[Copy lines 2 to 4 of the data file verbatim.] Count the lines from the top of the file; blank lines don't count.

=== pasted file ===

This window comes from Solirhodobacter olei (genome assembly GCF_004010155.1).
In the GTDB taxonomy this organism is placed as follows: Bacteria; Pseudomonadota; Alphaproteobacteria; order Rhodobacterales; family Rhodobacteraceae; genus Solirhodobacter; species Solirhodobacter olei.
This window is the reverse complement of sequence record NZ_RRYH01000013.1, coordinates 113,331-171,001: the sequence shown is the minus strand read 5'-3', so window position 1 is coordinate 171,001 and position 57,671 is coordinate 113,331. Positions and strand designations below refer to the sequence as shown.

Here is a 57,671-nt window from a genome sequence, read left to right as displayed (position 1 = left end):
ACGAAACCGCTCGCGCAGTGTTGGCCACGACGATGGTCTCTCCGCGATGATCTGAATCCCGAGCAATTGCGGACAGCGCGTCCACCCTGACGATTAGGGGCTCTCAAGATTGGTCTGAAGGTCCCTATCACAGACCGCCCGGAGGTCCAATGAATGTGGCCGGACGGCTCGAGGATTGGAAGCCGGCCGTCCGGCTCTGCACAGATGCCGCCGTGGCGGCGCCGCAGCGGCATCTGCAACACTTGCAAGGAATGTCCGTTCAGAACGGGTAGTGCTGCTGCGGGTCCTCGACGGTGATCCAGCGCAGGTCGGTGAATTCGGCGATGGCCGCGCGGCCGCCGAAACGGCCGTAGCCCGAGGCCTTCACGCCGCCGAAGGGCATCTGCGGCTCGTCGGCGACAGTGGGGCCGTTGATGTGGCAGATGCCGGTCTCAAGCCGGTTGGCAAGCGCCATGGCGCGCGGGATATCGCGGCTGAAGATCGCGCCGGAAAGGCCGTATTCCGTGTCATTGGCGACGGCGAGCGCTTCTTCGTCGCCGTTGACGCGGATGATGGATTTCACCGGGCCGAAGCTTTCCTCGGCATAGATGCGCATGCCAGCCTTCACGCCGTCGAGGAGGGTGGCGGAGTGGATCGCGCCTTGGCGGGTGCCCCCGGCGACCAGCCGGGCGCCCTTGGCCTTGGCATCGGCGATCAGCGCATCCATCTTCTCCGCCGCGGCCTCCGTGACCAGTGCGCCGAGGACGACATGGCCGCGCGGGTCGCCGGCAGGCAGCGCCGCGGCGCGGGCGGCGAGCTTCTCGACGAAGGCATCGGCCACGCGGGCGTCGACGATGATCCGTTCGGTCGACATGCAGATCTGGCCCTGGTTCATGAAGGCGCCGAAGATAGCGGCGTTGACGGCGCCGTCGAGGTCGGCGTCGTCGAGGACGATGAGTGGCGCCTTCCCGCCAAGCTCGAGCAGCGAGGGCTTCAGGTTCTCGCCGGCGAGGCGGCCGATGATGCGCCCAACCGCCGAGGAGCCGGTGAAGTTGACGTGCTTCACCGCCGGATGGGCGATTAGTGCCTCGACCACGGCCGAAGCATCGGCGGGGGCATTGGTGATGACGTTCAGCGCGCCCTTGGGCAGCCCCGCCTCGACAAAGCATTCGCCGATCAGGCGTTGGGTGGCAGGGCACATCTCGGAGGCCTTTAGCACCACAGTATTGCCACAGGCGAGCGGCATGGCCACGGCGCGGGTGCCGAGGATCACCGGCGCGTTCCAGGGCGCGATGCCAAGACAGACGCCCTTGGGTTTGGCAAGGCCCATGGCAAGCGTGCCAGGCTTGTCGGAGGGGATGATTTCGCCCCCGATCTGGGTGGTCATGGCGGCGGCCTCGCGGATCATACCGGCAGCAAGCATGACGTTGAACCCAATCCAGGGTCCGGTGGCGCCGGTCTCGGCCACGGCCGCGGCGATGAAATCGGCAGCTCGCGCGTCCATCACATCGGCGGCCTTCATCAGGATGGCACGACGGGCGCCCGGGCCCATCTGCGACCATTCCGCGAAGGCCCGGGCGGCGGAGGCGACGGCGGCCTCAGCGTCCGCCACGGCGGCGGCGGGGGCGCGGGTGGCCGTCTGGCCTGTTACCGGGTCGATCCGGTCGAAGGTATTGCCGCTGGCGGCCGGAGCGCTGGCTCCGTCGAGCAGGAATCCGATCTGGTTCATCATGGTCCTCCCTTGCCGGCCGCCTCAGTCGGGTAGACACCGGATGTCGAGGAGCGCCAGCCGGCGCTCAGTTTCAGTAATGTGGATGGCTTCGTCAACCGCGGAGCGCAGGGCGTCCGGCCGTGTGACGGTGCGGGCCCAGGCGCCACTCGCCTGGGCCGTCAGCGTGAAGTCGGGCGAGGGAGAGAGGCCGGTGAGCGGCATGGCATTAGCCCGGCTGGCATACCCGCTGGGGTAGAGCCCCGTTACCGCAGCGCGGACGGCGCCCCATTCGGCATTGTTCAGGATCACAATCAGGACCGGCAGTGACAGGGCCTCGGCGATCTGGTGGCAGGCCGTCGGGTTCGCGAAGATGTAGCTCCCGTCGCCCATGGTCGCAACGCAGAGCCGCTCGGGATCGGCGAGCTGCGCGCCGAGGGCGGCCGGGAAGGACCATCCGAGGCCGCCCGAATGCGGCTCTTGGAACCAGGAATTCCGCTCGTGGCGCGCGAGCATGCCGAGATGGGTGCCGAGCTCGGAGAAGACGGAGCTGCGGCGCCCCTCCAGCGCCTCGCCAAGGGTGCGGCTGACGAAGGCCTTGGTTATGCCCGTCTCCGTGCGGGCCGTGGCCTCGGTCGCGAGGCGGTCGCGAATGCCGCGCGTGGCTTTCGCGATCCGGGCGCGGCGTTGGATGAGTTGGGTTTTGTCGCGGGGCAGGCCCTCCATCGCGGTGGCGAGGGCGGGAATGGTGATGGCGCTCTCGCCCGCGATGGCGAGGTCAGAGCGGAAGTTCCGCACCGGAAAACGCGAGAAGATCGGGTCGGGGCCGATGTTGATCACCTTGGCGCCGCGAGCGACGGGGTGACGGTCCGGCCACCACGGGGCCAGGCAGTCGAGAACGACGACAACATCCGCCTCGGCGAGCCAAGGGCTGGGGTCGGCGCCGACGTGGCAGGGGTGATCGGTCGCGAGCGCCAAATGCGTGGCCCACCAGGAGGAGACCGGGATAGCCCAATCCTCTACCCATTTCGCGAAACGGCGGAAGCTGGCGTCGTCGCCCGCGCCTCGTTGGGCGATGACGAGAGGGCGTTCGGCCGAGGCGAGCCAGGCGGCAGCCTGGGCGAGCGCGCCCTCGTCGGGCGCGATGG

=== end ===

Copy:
In the GTDB taxonomy this organism is placed as follows: Bacteria; Pseudomonadota; Alphaproteobacteria; order Rhodobacterales; family Rhodobacteraceae; genus Solirhodobacter; species Solirhodobacter olei.
This window is the reverse complement of sequence record NZ_RRYH01000013.1, coordinates 113,331-171,001: the sequence shown is the minus strand read 5'-3', so window position 1 is coordinate 171,001 and position 57,671 is coordinate 113,331. Positions and strand designations below refer to the sequence as shown.

Here is a 57,671-nt window from a genome sequence, read left to right as displayed (position 1 = left end):